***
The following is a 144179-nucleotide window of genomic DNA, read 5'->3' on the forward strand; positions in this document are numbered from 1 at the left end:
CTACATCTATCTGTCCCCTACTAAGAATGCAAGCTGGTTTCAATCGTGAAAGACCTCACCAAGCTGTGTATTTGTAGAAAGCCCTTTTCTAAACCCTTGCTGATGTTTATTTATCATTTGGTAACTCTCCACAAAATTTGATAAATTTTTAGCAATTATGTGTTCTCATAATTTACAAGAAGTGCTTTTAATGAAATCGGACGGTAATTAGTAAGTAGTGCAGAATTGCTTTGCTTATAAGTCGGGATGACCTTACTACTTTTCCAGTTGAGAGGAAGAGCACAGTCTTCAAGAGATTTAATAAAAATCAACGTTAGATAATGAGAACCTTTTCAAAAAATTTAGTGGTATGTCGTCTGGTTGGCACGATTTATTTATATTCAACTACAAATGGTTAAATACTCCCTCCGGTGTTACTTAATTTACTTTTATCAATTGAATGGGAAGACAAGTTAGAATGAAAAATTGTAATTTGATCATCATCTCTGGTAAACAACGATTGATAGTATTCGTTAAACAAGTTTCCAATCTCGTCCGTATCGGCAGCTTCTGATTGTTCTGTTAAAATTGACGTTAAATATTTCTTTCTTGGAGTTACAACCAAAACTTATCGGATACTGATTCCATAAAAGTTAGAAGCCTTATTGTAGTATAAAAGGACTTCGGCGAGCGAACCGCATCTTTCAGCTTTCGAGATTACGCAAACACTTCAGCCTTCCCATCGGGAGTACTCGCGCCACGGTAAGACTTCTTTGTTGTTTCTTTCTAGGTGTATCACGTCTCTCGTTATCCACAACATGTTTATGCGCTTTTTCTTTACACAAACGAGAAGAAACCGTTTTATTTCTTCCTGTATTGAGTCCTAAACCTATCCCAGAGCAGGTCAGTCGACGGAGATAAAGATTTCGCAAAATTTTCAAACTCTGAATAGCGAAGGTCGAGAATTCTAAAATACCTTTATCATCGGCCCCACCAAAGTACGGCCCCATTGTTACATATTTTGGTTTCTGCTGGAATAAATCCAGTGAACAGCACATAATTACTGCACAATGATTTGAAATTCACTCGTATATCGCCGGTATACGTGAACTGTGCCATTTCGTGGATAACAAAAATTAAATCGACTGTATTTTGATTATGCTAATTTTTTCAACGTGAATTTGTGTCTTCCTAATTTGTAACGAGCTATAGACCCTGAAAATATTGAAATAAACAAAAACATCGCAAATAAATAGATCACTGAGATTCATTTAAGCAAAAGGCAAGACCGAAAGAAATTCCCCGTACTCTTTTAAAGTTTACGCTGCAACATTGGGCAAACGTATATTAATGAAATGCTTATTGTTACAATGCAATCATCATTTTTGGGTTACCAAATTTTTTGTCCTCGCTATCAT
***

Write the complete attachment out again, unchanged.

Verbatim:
The following is a 144179-nucleotide window of genomic DNA, read 5'->3' on the forward strand; positions in this document are numbered from 1 at the left end:
CTACATCTATCTGTCCCCTACTAAGAATGCAAGCTGGTTTCAATCGTGAAAGACCTCACCAAGCTGTGTATTTGTAGAAAGCCCTTTTCTAAACCCTTGCTGATGTTTATTTATCATTTGGTAACTCTCCACAAAATTTGATAAATTTTTAGCAATTATGTGTTCTCATAATTTACAAGAAGTGCTTTTAATGAAATCGGACGGTAATTAGTAAGTAGTGCAGAATTGCTTTGCTTATAAGTCGGGATGACCTTACTACTTTTCCAGTTGAGAGGAAGAGCACAGTCTTCAAGAGATTTAATAAAAATCAACGTTAGATAATGAGAACCTTTTCAAAAAATTTAGTGGTATGTCGTCTGGTTGGCACGATTTATTTATATTCAACTACAAATGGTTAAATACTCCCTCCGGTGTTACTTAATTTACTTTTATCAATTGAATGGGAAGACAAGTTAGAATGAAAAATTGTAATTTGATCATCATCTCTGGTAAACAACGATTGATAGTATTCGTTAAACAAGTTTCCAATCTCGTCCGTATCGGCAGCTTCTGATTGTTCTGTTAAAATTGACGTTAAATATTTCTTTCTTGGAGTTACAACCAAAACTTATCGGATACTGATTCCATAAAAGTTAGAAGCCTTATTGTAGTATAAAAGGACTTCGGCGAGCGAACCGCATCTTTCAGCTTTCGAGATTACGCAAACACTTCAGCCTTCCCATCGGGAGTACTCGCGCCACGGTAAGACTTCTTTGTTGTTTCTTTCTAGGTGTATCACGTCTCTCGTTATCCACAACATGTTTATGCGCTTTTTCTTTACACAAACGAGAAGAAACCGTTTTATTTCTTCCTGTATTGAGTCCTAAACCTATCCCAGAGCAGGTCAGTCGACGGAGATAAAGATTTCGCAAAATTTTCAAACTCTGAATAGCGAAGGTCGAGAATTCTAAAATACCTTTATCATCGGCCCCACCAAAGTACGGCCCCATTGTTACATATTTTGGTTTCTGCTGGAATAAATCCAGTGAACAGCACATAATTACTGCACAATGATTTGAAATTCACTCGTATATCGCCGGTATACGTGAACTGTGCCATTTCGTGGATAACAAAAATTAAATCGACTGTATTTTGATTATGCTAATTTTTTCAACGTGAATTTGTGTCTTCCTAATTTGTAACGAGCTATAGACCCTGAAAATATTGAAATAAACAAAAACATCGCAAATAAATAGATCACTGAGATTCATTTAAGCAAAAGGCAAGACCGAAAGAAATTCCCCGTACTCTTTTAAAGTTTACGCTGCAACATTGGGCAAACGTATATTAATGAAATGCTTATTGTTACAATGCAATCATCATTTTTGGGTTACCAAATTTTTTGTCCTCGCTATCAT